We’ve all seen hundreds of commercials from companies advertising products and services with a money-back guarantee. The Men’s Warehouse, for example, has been promising men across the globe for over a decade, “You’re going to like the way you look. I guarantee it!” But to date, no one has made such a “guarantee” in the healthcare industry. Buying a suit is not exactly like getting your gallbladder removed.
We know that medical diagnoses and treatments are filled with uncertainty in expected processes and outcomes, because the factors that are dependent on these processes and outcomes are endless. These include patient factors (overall health, functional status, comorbid conditions), procedural factors (emergency versus elective, time of day or night), and facility factors (having the optimal team with skills that match the patient need, having all the right products and equipment). Although we know that many medical procedures have a relatively predictable risk of complications, unpredictable complications still occur, so how can we ever offer a guarantee for the interventions we perform on patients?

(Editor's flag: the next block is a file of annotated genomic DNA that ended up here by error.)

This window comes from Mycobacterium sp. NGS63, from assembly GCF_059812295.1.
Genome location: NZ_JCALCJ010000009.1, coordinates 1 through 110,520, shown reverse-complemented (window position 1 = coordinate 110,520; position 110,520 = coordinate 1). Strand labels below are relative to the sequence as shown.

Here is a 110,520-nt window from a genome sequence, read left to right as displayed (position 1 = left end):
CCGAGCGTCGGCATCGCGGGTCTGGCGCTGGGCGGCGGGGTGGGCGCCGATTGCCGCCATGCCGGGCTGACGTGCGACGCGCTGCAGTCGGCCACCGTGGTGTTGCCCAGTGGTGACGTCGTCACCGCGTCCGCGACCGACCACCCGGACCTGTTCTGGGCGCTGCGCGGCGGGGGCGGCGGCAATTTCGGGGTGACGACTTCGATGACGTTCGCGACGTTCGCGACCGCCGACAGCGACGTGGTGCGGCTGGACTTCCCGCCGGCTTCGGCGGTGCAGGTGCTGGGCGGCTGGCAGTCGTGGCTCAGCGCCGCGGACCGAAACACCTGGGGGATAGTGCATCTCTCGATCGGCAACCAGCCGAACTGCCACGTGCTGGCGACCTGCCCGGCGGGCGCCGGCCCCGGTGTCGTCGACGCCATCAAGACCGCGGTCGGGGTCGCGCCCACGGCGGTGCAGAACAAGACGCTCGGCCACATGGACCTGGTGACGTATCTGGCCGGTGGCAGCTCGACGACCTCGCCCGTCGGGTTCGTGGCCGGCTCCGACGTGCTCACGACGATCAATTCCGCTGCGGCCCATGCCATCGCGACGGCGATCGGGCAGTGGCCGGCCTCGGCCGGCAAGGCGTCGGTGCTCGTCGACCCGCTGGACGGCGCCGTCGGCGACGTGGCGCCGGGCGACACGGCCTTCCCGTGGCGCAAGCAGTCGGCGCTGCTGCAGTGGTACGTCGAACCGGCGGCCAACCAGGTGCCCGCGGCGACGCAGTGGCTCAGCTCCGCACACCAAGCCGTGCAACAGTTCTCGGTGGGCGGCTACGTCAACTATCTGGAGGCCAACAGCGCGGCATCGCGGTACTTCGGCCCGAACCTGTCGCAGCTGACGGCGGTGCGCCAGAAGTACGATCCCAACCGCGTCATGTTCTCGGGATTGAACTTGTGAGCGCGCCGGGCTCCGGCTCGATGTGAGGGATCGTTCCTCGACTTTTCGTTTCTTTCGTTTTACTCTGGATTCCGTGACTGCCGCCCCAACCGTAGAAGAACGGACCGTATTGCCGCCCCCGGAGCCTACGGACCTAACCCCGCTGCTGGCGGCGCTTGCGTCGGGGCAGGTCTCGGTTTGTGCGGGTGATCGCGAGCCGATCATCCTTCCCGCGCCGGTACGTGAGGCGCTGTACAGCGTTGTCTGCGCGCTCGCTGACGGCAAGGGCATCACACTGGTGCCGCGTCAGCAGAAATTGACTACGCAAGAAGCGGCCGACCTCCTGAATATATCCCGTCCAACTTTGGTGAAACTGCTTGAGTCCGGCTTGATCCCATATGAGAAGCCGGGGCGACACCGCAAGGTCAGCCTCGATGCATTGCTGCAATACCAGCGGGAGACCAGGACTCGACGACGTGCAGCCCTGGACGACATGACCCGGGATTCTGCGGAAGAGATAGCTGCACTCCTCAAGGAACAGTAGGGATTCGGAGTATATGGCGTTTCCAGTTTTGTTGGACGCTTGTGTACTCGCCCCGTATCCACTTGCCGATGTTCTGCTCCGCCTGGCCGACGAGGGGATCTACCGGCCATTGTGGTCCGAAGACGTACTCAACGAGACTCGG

First of Its Kind
David Feinberg, MD, MBA, president and CEO of Geisinger Health System, is doing just that. This healthcare system has developed an application, called the Geisinger ProvenExperience, which can be downloaded onto a smartphone. After a procedure, each patient is given a code for the condition that was treated. With that code, the patient can enter feedback on the services provided and can then request a refund if they are not fully satisfied.
Most remarkably, the request for a refund is based on the judgment of the recipient, not on that of the provider(s). At a recent public meeting, Dr. Feinberg said of the new program: “We’re going to do everything right. That’s our job, that’s our promise to you … and you’re the judge. If you don’t think so, we’re going to apologize, we’re going to try to fix it for the next guy, and, as a small token of appreciation, we’re going to give you some money back.”1
Although many are skeptical about whether or not the program will be successful, much less viable, Dr. Feinberg contends that early feedback on the program has shown that most patients don’t actually want their money back. Instead, if their needs have not been met, most have just wanted a sincere apology and a commitment to make things better for others. Dr. Feinberg also contests that even if this is not the best or only approach to improving healthcare (quickly), we should all feel compelled to do something about our repeated failures in meeting patient expectations in the quality and/or experience of their care; and because no other industry works this way, other than healthcare. Typically, when consumers get fed up with poor service in other industries, disruptive innovations (Uber, for example) are created to satisfy customers’ desires.
A New Paradigm?